Twitter's Grievance Officer, In Spotlight Over War With Centre, Resigns

Twitter had appointed an interim grievance redressal officer - a partner at a law firm that represents the company - to follow the government's new rules.

Twitter has been locked in a months-long clash with the BJP-led government at the centre.

New Delhi:

Twitter's new interim grievance redressal officer in the country, appointed less than a month ago to follow India's new rules for social networking websites, has resigned amid the company's bitter feud with the government, NDTV has learnt.

Twitter has been locked in a months-long clash with the BJP-led government at the centre over issues ranging from requests to take down tweets supporting the farmers' protest, discrediting posts by leaders of the BJP and more recently new regulation.

The new rules for social networking websites - which include appointing India-based compliance executives and other conditions - have led to a protracted feud, raising concerns that Twitter may no longer enjoy protection against user-generated content.

On May 31, Twitter told the Delhi High Court that it was appointing Dharmendra Chatur, partner at a law firm that represented Twitter as its interim grievance redressal officer. However, the government said it could not accept the appointment of outsiders to statutory posts.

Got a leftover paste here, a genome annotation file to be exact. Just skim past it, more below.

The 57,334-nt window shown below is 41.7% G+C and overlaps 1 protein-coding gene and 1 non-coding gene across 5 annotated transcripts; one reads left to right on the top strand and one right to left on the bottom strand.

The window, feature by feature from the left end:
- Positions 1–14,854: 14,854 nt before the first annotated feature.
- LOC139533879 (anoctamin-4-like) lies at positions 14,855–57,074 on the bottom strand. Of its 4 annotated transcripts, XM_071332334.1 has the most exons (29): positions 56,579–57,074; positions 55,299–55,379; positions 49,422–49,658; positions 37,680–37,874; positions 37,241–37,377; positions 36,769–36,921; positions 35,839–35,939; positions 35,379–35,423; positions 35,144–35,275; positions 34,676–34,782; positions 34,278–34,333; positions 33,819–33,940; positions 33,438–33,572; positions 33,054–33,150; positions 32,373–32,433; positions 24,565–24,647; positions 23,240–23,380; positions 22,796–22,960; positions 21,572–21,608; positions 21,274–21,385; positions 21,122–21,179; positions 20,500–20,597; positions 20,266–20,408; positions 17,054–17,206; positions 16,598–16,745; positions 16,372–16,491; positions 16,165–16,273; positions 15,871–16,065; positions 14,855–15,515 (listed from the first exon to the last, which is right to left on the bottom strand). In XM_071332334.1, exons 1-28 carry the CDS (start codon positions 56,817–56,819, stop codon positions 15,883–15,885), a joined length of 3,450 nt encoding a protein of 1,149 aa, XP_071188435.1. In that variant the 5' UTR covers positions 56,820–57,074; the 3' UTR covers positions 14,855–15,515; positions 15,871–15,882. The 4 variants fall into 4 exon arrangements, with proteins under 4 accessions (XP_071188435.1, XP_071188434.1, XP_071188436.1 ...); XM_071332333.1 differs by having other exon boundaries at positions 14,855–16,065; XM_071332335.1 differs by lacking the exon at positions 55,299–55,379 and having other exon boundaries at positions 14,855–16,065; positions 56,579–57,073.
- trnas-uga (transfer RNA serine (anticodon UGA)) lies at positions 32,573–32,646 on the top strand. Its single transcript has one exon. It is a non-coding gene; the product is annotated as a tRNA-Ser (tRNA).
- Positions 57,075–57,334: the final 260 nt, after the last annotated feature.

Since then, ties between the company and the government have worsened with the police in BJP-ruled Uttar Pradesh summoning Twitter's India chief Manish Maheshwari for failing to stop the spread of a video that allegedly was aimed at inciting religious discord.

The case marked possibly the first time where a social media company was held liable for user-generated content in any democratic country. The government said Twitter has lost the legal cover for such posts since it has not met conditions of the new law.

The new rules or the so-called Intermediary Guidelines, announced in February, are aimed at regulating content on social media firms such as Facebook, its WhatsApp messenger and Twitter, making them more accountable to legal requests for swift removal of posts and sharing details on the originators of messages.

The rules also require big social media companies to set up grievance redressal mechanisms and appoint new executives to coordinate with law enforcement.

A spokesperson from Twitter declined to comment on the issue on Sunday but in the past the company has said it is making "every possible effort" to follow the rules.